Self-released in 1993
Well I'm doing something a little different today. I will get around to reviewing more recent albums, but I'd also like to review some albums and demos of the past that never got the recognition they deserve. Immortal Visions' 1993 demo Aquaritia is one of those long forgotten, buried gems of death metal's past. At the time of writing this, Immortal Visions has a grand total of 88 alltime listeners on last.fm, and I alone account for more than 10% of the bands' plays. I'm just trying to emphasize this release really hasn't been talked about much.
Aquaritia is longer than most demos, it's about a half hour long, which is either the length of a long ep or a short full length. The lyrics are unavailable as far as I know, and if they're in English then their obscurity is probably for the best - we can only imagine their mastery of English with song titles like "The All-Seeing Hatered" and "Sometimes They Comes Back", but what Immortal Visions may have lacked in literary value they make up for musically.
The first thing I noticed about Aquaritia was the unique production job. I don't mean to say it's a technical marvel, because quite the opposite is true - whoever mixed this had no idea what they were doing. In the world of old school death metal though, being an expert in audio engineering is far from a requirement. Aquaritia sounds terrible in a great way. The guitars rumble on thirty miles thick on the low end but are distorted enough that the harmonic artifacts on the upper strings are picked up distinctly when tremolo picking happens. The drums don't have a lot of variation or dynamic range but they are loud and distorted enough to sound powerful as the songs plod along. The vocals are highly distorted and sound guttural with a unique and interesting sense of enunciation that lacks forcefulness but are compensated by their relatively high volume in the mix.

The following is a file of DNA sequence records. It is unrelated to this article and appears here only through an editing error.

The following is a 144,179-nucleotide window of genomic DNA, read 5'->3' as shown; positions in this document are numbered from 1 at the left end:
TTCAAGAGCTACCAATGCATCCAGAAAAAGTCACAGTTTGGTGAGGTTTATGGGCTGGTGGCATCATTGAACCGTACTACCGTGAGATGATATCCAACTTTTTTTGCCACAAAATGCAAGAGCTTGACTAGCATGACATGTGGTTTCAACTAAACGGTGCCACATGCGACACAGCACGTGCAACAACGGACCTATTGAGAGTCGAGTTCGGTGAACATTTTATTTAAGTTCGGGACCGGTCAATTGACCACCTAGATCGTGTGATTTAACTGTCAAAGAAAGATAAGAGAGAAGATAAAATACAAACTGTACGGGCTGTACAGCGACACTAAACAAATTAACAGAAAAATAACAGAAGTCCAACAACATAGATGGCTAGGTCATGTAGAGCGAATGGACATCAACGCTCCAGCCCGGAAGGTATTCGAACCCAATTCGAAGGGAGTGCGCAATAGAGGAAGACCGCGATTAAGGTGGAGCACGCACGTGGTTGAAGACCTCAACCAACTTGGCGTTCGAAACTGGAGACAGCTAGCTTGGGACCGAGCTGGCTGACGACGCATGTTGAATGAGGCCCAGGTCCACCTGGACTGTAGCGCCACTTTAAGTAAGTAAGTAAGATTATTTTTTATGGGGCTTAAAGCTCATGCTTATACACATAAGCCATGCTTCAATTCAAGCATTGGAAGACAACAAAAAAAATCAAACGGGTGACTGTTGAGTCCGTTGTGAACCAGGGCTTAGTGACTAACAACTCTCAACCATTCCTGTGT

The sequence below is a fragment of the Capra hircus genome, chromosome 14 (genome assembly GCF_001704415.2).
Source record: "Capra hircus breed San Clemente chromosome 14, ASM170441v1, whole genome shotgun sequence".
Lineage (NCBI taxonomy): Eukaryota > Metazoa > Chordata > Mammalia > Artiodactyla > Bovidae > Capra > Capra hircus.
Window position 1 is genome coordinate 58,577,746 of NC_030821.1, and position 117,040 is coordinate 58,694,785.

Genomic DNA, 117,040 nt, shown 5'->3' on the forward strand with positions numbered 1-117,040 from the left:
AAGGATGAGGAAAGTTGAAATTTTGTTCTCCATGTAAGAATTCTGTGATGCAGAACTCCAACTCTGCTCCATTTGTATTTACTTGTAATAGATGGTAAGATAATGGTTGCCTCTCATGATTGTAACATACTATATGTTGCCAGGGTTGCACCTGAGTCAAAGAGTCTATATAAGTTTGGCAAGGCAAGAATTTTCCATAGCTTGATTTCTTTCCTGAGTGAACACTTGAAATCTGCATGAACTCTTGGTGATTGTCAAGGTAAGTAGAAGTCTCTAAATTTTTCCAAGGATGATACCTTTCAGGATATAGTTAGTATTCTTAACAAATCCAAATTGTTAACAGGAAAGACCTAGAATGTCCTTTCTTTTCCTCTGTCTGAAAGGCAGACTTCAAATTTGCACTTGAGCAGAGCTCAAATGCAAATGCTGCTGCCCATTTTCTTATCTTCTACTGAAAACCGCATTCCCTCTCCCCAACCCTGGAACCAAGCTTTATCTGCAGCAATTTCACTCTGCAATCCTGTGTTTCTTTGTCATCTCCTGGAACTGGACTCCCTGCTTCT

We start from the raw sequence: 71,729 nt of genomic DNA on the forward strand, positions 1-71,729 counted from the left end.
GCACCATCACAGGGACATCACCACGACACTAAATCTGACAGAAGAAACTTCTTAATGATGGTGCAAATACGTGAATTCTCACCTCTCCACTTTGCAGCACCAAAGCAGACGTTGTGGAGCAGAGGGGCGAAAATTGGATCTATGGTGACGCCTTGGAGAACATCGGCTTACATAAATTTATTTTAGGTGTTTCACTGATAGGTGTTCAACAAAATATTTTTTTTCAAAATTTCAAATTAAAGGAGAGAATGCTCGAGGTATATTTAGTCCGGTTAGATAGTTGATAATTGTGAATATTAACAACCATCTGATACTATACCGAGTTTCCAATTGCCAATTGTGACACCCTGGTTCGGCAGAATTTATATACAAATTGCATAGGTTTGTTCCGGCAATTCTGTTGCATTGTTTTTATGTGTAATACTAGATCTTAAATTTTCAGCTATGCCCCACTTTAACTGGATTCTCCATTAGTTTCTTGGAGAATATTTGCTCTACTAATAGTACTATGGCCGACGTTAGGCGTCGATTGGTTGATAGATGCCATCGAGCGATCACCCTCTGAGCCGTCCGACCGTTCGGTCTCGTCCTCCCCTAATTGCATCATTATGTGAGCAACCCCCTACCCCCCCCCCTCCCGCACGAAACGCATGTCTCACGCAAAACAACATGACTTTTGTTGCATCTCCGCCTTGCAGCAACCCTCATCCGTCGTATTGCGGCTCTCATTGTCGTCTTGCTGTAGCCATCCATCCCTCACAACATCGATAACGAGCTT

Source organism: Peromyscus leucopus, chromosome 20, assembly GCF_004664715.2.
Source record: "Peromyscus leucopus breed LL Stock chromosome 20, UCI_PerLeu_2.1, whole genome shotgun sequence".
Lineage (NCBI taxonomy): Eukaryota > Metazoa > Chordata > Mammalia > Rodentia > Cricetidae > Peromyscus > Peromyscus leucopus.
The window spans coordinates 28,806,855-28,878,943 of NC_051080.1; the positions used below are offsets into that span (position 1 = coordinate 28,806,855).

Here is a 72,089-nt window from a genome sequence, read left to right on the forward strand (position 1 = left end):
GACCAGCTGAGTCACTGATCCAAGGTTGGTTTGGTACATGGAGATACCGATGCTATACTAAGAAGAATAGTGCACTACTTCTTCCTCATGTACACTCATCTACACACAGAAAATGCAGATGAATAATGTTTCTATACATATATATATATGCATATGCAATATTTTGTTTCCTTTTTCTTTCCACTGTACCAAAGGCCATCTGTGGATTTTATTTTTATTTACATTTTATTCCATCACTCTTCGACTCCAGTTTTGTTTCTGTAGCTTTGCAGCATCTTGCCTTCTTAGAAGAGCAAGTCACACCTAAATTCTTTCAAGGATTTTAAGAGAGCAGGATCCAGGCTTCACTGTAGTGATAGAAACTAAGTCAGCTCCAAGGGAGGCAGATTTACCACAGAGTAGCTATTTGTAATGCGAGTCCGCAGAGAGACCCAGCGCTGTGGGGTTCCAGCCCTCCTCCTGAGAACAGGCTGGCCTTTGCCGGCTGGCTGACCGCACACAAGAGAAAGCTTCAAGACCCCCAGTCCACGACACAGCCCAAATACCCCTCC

"Plodding along" is really how I would describe the pace of this demo. Immortal Visions plays a slow kind of death metal with some of the theatrical sensibilities of doom metal. The songs don't vary a lot in tempo, but they never fall back on boring or generic riffs and they offer plenty of interesting distractions like clean guitar leads and keyboards. Perhaps the single most memorable aspect of Aquaritia is its use of a clean guitar to play the defining lead melody of many songs. The distorted guitars stay on the lower end but play with consistently compulsive rhythms and a really unique and flavorful selection of melody. Underneath all of the distortion and vocals, Immortal Visions aren't playing the same kind of riffs other death/doom bands play, they're quite unique, listenable, and surprisingly suiting to the genre. There's something very exotic about the sound of band as a whole, with their uncliched eastern-sounding clean leads and cleverly brooding rhythms underneath.
I highly recommend Aquaritia to any enthusiast interested in early to mid 90s death doom, especially the stuff that was more experimental; if you like Phlebotomized's Immense Intense Suspense or even Disembowelment's Transcendence into the Peripheral then you will probably love Aquaritia.